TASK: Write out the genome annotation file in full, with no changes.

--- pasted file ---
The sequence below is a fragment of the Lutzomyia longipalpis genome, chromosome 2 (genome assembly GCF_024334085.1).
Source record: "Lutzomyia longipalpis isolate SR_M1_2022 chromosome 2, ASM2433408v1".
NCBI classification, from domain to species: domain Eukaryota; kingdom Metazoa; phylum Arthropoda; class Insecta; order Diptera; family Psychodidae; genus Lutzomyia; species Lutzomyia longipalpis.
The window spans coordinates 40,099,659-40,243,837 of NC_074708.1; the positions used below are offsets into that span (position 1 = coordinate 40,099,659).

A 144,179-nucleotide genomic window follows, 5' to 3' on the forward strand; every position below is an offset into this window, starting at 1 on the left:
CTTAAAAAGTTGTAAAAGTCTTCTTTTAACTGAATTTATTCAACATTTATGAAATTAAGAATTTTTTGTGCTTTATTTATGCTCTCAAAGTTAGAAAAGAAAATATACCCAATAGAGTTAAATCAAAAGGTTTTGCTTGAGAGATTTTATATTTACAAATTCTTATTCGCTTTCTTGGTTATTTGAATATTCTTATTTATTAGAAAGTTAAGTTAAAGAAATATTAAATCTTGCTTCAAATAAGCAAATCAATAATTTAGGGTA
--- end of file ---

The sequence below is a fragment of the Lutzomyia longipalpis genome, chromosome 2 (genome assembly GCF_024334085.1).
Source record: "Lutzomyia longipalpis isolate SR_M1_2022 chromosome 2, ASM2433408v1".
NCBI classification, from domain to species: domain Eukaryota; kingdom Metazoa; phylum Arthropoda; class Insecta; order Diptera; family Psychodidae; genus Lutzomyia; species Lutzomyia longipalpis.
The window spans coordinates 40,099,659-40,243,837 of NC_074708.1; the positions used below are offsets into that span (position 1 = coordinate 40,099,659).

A 144,179-nucleotide genomic window follows, 5' to 3' on the forward strand; every position below is an offset into this window, starting at 1 on the left:
CTTAAAAAGTTGTAAAAGTCTTCTTTTAACTGAATTTATTCAACATTTATGAAATTAAGAATTTTTTGTGCTTTATTTATGCTCTCAAAGTTAGAAAAGAAAATATACCCAATAGAGTTAAATCAAAAGGTTTTGCTTGAGAGATTTTATATTTACAAATTCTTATTCGCTTTCTTGGTTATTTGAATATTCTTATTTATTAGAAAGTTAAGTTAAAGAAATATTAAATCTTGCTTCAAATAAGCAAATCAATAATTTAGGGTA